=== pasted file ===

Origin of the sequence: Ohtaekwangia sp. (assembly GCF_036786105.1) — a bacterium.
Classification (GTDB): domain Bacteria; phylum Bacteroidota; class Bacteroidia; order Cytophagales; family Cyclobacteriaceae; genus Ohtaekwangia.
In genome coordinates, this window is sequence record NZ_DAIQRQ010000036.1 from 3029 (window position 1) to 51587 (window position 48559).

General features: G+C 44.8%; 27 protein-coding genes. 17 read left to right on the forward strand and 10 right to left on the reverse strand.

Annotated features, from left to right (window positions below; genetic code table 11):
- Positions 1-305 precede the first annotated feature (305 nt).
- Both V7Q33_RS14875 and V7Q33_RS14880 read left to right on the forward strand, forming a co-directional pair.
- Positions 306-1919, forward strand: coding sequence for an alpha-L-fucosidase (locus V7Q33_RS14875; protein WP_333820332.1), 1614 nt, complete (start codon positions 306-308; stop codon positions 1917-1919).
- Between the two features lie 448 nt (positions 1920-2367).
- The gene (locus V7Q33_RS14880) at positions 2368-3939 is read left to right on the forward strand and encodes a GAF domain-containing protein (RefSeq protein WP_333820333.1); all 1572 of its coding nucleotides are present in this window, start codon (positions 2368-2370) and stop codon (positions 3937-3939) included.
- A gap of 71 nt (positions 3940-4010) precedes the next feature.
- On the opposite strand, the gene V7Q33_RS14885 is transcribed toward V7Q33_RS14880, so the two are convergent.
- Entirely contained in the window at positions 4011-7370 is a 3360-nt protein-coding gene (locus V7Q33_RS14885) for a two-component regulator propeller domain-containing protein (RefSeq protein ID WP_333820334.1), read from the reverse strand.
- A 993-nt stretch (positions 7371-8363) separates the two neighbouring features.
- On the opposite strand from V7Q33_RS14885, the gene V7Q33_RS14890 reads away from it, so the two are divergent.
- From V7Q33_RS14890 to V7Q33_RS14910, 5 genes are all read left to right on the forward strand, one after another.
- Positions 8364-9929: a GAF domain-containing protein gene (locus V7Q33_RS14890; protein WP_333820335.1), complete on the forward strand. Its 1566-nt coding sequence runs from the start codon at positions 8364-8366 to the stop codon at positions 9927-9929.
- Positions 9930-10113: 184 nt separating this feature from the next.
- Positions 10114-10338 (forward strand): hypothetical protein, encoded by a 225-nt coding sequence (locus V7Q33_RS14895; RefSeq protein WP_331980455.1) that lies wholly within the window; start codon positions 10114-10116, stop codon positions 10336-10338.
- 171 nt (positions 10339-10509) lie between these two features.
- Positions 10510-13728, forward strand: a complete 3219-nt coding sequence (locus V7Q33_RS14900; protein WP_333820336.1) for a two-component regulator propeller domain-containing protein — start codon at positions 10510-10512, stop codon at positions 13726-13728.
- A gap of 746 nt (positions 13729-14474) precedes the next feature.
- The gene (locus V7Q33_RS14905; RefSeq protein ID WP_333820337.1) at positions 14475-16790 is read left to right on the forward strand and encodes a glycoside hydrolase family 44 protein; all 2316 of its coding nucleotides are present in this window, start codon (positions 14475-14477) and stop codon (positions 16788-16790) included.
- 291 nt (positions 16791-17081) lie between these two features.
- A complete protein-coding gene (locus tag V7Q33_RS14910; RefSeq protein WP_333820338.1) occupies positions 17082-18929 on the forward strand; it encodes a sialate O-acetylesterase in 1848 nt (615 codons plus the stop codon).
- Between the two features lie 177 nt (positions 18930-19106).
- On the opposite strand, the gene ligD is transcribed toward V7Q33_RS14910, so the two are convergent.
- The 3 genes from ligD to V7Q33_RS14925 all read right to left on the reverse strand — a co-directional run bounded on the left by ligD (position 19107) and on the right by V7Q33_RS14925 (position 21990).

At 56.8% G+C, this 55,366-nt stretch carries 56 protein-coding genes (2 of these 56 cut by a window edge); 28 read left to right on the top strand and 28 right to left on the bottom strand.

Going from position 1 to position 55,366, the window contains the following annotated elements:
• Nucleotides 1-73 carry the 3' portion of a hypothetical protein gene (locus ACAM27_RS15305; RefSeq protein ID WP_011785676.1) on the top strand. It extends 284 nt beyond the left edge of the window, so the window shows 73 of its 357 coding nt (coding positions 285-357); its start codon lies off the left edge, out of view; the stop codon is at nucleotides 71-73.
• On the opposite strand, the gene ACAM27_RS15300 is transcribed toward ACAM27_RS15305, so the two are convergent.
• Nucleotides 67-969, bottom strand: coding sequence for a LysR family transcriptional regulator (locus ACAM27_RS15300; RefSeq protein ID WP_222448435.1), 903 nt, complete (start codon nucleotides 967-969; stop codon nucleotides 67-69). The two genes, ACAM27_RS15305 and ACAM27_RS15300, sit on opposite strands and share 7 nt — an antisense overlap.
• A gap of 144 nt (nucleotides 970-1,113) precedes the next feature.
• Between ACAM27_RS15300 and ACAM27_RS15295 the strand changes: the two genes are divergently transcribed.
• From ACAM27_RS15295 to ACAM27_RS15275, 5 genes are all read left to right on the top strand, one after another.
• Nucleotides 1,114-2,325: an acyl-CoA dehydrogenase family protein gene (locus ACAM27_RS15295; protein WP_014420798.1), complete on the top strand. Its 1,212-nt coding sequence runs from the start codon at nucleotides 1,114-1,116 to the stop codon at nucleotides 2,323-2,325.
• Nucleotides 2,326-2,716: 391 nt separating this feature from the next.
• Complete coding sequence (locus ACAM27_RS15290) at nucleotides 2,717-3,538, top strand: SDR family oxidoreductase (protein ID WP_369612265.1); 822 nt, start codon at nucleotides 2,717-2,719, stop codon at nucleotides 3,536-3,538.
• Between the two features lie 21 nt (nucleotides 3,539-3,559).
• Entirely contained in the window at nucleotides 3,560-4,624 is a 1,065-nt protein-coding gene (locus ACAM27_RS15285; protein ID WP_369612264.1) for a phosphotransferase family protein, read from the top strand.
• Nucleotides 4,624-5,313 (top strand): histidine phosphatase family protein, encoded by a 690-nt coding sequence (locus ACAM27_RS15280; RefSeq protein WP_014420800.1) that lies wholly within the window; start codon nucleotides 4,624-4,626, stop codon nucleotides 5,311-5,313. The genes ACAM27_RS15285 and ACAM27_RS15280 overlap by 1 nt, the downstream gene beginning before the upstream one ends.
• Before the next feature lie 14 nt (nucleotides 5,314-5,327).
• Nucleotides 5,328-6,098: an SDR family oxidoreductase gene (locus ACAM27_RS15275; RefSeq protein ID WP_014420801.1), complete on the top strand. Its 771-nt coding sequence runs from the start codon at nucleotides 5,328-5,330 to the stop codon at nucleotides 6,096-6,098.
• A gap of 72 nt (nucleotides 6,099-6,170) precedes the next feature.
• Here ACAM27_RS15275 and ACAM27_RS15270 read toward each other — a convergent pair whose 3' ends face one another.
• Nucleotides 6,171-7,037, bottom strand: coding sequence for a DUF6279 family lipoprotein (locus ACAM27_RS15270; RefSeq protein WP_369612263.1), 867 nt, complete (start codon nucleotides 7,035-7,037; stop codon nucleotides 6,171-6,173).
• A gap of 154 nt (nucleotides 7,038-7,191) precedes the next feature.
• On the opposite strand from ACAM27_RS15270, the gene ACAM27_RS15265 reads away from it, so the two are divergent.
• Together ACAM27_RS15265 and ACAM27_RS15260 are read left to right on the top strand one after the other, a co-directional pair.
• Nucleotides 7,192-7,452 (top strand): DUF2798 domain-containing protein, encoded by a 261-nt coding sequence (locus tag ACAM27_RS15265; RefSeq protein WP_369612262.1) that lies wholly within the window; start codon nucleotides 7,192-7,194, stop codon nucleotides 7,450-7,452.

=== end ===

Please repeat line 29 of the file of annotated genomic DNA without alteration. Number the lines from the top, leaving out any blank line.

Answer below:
At 56.8% G+C, this 55,366-nt stretch carries 56 protein-coding genes (2 of these 56 cut by a window edge); 28 read left to right on the top strand and 28 right to left on the bottom strand.